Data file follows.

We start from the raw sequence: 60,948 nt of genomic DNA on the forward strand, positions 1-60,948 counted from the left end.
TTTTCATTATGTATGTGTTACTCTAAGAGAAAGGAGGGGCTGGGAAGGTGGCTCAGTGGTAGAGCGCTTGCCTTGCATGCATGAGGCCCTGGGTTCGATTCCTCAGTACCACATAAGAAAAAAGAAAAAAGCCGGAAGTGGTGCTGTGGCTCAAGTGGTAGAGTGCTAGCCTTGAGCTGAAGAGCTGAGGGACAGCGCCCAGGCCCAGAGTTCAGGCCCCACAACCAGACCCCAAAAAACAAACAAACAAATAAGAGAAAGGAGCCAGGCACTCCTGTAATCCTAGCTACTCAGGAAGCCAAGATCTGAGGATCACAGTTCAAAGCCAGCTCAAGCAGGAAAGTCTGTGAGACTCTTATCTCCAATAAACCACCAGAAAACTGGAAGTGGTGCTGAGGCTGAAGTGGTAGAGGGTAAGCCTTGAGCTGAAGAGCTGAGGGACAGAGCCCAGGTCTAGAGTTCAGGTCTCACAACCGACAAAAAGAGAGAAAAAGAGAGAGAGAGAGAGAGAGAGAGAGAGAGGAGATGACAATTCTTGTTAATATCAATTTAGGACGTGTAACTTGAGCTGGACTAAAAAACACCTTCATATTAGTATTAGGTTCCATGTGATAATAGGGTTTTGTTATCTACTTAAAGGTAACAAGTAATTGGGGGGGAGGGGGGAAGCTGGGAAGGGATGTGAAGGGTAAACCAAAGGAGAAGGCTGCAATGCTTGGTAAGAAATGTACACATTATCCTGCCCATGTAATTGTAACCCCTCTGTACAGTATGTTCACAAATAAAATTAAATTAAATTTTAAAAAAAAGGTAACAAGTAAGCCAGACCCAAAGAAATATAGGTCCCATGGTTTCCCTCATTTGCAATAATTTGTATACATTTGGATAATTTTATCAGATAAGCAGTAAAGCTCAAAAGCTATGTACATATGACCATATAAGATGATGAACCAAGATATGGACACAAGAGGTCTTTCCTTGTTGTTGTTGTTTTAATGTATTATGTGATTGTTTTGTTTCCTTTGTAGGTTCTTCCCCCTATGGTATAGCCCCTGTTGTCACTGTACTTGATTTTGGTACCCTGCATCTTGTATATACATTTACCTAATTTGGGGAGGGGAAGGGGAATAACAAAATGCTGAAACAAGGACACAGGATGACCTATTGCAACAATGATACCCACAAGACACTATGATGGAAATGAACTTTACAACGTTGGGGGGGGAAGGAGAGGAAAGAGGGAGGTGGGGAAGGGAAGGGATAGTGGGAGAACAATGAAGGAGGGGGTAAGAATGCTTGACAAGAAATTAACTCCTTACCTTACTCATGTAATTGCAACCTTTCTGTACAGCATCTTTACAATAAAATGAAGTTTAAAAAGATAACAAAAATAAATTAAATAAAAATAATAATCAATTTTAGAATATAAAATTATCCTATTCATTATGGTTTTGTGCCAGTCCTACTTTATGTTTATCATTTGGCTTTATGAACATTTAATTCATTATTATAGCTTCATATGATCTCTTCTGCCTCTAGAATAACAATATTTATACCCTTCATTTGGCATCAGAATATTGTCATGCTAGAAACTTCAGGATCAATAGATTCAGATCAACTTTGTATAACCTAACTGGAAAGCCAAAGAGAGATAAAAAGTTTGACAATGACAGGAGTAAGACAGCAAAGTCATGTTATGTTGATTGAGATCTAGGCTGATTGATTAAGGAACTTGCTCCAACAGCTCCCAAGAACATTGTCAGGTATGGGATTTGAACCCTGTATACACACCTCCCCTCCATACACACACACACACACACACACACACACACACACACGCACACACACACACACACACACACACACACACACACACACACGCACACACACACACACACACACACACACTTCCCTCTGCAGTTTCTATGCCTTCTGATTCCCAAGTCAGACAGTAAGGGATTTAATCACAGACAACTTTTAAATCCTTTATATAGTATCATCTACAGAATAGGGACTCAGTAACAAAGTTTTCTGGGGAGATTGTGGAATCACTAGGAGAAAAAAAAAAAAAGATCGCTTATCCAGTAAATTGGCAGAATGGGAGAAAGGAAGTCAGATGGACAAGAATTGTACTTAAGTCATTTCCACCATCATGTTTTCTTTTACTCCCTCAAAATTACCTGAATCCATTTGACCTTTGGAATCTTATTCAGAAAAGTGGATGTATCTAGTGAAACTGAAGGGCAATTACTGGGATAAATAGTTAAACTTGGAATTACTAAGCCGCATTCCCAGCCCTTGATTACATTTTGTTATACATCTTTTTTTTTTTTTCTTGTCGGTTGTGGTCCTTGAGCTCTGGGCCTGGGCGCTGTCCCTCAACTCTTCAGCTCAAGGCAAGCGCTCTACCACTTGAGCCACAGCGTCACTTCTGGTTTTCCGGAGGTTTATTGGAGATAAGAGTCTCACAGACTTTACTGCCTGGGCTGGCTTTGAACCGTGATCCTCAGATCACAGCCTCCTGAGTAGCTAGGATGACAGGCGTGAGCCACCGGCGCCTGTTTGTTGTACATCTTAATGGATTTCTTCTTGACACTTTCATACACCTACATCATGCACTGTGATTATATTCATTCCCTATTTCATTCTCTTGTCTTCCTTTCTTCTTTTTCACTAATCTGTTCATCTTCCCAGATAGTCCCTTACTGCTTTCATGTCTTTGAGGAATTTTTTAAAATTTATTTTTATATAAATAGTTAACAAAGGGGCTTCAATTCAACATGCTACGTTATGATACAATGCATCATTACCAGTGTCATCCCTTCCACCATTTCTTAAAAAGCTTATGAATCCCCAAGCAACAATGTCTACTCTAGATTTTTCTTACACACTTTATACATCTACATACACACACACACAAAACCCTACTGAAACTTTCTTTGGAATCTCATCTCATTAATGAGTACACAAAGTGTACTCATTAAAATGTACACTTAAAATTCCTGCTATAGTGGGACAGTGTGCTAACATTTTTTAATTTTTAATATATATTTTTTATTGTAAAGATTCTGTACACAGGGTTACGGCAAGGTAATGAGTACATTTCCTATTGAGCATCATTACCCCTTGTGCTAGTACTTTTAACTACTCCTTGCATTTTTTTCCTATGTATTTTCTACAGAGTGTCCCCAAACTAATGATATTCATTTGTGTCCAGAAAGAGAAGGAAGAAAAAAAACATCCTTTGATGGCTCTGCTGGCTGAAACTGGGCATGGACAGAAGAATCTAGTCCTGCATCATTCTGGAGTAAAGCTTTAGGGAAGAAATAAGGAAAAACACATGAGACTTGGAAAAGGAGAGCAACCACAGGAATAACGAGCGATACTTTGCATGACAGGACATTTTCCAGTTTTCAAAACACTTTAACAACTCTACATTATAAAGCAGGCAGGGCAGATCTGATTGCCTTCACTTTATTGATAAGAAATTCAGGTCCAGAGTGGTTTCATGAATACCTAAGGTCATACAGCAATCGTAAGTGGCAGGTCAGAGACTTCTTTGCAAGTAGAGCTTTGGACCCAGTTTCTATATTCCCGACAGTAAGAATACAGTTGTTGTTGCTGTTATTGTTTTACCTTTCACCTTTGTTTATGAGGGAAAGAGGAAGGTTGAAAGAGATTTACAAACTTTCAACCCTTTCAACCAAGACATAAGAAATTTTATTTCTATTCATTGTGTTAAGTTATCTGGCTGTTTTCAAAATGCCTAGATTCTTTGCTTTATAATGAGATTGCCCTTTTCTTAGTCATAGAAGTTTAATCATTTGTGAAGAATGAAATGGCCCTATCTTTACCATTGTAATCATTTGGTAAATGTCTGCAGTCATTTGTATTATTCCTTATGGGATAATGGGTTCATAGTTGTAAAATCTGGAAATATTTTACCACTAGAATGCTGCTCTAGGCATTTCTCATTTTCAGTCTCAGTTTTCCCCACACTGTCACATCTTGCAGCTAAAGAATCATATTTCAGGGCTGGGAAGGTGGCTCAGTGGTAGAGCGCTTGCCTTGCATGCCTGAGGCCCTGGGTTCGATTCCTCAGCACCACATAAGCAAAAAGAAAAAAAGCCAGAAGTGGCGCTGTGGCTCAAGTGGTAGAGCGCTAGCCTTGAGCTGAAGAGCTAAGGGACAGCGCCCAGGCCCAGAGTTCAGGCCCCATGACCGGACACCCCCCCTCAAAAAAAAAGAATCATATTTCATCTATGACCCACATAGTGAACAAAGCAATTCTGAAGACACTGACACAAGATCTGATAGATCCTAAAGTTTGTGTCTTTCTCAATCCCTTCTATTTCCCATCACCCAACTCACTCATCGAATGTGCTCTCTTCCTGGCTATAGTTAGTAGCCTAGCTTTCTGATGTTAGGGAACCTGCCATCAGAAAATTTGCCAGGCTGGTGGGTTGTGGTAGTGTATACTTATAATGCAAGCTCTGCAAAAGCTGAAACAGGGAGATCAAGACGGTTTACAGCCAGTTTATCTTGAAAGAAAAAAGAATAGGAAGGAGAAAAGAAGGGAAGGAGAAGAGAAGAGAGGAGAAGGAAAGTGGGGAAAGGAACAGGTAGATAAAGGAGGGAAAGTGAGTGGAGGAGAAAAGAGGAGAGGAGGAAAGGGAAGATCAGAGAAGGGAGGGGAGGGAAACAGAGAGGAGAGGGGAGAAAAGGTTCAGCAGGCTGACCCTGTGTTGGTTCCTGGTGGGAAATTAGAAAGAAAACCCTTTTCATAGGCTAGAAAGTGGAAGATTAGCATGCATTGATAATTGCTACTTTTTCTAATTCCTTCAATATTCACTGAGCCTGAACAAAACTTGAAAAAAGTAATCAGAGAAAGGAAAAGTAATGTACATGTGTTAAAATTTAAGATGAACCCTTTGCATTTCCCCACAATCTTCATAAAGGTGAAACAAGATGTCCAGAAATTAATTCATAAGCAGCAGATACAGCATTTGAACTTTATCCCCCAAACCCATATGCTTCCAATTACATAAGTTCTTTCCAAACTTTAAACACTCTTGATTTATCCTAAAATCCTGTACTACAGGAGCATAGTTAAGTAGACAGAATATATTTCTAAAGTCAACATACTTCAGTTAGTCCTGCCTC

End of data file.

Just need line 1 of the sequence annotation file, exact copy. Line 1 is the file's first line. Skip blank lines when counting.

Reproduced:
We start from the raw sequence: 60,948 nt of genomic DNA on the forward strand, positions 1-60,948 counted from the left end.